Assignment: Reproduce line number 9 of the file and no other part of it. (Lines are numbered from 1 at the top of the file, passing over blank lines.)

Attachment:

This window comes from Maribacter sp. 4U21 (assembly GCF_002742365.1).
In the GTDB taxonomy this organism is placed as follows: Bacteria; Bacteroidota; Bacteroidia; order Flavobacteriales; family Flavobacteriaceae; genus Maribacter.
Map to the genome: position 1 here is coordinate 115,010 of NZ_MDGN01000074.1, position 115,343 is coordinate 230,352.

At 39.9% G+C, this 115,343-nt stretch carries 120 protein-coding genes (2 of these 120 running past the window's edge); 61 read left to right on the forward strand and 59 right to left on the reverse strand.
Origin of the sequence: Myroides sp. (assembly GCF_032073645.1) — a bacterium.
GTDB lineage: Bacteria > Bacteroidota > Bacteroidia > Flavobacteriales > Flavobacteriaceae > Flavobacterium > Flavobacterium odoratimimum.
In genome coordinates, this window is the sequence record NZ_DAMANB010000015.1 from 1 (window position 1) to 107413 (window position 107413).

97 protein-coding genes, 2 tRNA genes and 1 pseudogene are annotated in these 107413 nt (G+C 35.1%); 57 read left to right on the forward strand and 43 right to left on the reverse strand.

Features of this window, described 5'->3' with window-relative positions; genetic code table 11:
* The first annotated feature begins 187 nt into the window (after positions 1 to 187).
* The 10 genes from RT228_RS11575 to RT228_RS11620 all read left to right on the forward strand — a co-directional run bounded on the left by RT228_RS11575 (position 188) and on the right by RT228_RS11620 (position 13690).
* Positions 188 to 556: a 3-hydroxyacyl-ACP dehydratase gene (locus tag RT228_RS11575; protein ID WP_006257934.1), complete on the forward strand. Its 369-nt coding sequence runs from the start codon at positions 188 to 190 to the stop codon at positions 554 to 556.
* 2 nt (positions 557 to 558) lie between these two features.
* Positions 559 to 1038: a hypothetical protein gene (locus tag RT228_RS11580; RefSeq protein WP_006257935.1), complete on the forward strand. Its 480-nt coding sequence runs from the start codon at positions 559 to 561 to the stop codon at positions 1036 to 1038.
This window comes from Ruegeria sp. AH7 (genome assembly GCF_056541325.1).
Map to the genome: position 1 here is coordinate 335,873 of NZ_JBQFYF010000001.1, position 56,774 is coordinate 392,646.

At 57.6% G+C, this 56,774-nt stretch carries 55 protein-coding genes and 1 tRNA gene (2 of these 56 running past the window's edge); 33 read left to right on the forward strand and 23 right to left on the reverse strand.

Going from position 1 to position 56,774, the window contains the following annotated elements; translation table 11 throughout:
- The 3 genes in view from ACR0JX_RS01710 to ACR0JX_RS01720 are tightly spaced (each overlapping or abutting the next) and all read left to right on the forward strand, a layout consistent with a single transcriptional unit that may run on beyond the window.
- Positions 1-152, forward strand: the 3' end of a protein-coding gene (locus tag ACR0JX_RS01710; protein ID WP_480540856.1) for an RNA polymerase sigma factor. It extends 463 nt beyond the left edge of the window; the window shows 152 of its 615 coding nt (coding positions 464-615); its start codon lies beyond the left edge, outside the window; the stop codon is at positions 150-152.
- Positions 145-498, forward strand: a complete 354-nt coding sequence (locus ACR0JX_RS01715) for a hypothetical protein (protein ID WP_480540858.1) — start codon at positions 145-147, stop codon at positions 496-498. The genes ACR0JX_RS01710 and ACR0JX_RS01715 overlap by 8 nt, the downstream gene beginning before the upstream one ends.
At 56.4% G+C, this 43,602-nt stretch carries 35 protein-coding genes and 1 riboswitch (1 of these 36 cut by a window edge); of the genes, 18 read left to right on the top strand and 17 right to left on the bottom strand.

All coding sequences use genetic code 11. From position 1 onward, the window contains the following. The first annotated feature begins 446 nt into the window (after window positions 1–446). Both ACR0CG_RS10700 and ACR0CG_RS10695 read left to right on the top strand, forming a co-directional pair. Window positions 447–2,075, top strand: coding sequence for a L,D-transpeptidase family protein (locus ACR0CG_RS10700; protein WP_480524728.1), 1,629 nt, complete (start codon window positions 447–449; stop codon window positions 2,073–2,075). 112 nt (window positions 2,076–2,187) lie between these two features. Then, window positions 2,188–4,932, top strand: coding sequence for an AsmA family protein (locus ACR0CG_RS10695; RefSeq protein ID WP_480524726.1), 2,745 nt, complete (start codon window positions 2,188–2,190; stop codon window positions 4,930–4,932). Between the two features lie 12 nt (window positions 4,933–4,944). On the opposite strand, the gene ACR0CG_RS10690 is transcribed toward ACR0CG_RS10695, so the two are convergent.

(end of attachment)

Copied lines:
Features of this window, described 5'->3' with window-relative positions; genetic code table 11: